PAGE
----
King’s Lynn and West Norfolk Local Plan Review Consultation

 

KL and WN Local Plan Review consultation

 

The consultation for the local plan in the Borough ends on 29thApril 2019 and there are significant changes which will affect development pressures in the rural areas of North Norfolk. The information set out below summarises a few points which may have the largest impacts but it is important for all persons to look at the review document which can be seen at

http://west-norfolk.objective.co.uk/portal/lpr2019/lpr2019,

Don’t be put off by the seeming requirement to ‘register’ to respond to the consultation – this is only if you want to do so online. Frankly we found this impossible and gave up so we would urge people not to bother and simply email (lpr@west-norfolk.gov.uk) or post a response (Planning Policy – Local Plan Review, KL&WN Borough Council, Kings Court, Chapel St, King’s Lynn PE30 1EX)in to the Council. The important things are to state reasons for the issues you raise and link (give the reference) them back to the specific section of the Local Plan document that you are commenting on.

 

The key points we feel may be important are;

 

  1. The allocation of a site for housing in Burnham Market (BM1 site in the local Plan) on the basis that this will also provide space for a new doctors surgery. The site allocation in BM1 gives a suggested housing number of 29 to pay for the new surgery. The site is located on open greenfield land opposite the garage on Creake Road. It also incorporates the Farm and farmyard there too. Some may remember this field being put forward for housing 30 years or so ago where the development was intended to reach up to Joan Shorts Lane and consist of 60+ houses. Some may also recall the original stated intention of the development of the new Car Park in Burnham Market was supported by an allowance in the then Local Plan for 12 houses – but a lot more than that became ‘necessary’ to make it ‘viable’ to provide the car park when it actually came to the planning application. Its probably not unreasonable to say that 29 houses is probably very much at the lowest possible level to justify developing a new doctors surgery and that 2 or even 3 times as many (needing land up to Joan Shorts Lane possibly??) may come to be ‘necessary’.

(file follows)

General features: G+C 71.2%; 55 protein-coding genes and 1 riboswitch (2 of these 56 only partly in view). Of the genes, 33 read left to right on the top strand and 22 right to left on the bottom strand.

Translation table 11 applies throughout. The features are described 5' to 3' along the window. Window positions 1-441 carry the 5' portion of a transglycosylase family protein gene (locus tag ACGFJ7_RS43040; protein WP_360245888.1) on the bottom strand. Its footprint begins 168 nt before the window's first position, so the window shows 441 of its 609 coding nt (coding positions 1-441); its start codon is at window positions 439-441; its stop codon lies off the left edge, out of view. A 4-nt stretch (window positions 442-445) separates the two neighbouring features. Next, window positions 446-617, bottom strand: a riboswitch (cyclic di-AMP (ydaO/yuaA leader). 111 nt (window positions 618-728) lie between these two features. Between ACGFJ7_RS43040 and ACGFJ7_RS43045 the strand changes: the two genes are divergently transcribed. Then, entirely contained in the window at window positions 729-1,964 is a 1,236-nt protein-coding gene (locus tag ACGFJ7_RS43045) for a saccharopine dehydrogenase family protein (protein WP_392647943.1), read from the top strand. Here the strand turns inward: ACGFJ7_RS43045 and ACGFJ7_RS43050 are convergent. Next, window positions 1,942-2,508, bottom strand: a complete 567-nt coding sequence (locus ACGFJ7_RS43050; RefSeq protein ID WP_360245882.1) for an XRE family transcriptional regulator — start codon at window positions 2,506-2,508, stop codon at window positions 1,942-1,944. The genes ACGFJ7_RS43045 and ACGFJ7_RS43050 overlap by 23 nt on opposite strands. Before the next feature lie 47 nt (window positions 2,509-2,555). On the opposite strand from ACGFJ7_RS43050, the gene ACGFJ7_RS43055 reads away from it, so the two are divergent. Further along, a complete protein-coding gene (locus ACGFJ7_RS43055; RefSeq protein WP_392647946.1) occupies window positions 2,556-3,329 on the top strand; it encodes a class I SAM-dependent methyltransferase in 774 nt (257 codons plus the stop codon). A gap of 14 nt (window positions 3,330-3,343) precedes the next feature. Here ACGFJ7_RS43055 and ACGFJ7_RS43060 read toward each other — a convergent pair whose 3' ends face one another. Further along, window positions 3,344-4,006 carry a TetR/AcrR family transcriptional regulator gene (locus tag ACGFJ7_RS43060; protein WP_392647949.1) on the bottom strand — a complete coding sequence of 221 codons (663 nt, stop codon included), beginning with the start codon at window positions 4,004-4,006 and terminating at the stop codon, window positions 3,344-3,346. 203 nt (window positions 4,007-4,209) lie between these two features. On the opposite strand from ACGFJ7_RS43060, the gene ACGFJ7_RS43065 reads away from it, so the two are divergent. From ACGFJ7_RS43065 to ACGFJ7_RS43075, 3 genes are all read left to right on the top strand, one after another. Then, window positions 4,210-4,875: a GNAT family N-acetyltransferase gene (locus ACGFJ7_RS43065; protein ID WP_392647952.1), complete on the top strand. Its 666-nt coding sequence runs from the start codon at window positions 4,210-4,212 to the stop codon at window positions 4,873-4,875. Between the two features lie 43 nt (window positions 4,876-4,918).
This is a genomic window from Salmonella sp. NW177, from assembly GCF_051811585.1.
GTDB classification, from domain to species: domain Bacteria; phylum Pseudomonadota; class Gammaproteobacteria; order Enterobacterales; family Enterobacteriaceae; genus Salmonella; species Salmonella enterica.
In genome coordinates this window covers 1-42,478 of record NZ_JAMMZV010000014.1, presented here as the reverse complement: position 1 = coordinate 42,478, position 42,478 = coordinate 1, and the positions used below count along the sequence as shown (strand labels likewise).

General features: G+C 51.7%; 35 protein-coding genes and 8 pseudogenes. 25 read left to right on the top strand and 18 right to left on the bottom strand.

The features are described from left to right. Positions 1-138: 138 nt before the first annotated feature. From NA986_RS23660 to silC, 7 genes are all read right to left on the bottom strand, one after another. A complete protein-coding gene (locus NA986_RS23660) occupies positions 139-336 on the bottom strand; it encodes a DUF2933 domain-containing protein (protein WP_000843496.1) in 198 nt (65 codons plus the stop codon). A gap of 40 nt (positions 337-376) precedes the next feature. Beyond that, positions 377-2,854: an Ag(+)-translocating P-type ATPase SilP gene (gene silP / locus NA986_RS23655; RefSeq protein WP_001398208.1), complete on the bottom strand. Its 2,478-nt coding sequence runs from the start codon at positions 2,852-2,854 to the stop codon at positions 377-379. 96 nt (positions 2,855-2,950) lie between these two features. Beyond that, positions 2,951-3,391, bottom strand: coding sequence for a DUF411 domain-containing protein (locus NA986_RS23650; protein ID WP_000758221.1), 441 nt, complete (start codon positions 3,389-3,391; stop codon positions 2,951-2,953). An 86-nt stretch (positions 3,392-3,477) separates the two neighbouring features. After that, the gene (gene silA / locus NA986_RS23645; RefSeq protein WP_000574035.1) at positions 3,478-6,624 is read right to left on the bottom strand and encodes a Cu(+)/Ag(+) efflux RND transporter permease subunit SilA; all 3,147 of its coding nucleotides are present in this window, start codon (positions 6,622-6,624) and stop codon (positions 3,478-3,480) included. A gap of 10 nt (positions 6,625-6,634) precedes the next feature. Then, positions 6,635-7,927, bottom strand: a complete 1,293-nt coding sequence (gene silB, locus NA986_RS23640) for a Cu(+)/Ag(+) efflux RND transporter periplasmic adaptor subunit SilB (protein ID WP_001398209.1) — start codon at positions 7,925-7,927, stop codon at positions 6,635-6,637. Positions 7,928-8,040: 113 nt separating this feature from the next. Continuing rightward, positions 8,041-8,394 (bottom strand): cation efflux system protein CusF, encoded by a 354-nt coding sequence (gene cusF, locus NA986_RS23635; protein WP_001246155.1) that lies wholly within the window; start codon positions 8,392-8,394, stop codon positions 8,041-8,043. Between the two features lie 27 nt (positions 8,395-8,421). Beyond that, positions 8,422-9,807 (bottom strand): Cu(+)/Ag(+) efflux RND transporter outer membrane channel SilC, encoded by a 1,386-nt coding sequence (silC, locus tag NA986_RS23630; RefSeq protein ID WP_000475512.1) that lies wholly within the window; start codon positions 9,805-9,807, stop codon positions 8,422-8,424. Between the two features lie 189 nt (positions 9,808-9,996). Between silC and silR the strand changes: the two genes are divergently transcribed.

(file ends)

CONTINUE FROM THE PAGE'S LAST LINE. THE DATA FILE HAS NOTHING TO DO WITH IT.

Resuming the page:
1. The question of whether or not a new surgery is needed or justified has not been made in the Local Plan review and it seems that this is a fundamental element of the justification for suggesting that a very large development be allowed when the village has a determined allocation need of just 5 houses in the next local plan period. The existing surgery dates from the 1980s and is a purpose built building standing on a large plot with a bus stop outside the entrance. The location is entirely sustainable and well positioned, the new location would not be on a bus route and would be less sustainable. The existing surgery could be enlarged, as could the car parking provision on the site if either were necessary. One would also have to ask if a new surgery would be significantly larger / have a definitely larger number of GPs and nurses and undertake significantly more procedures – which are clearly justified and necessary and not able to be done from the existing site (with enlargement if necessary of the existing facilities) – if not then why would there be a need for a new surgery?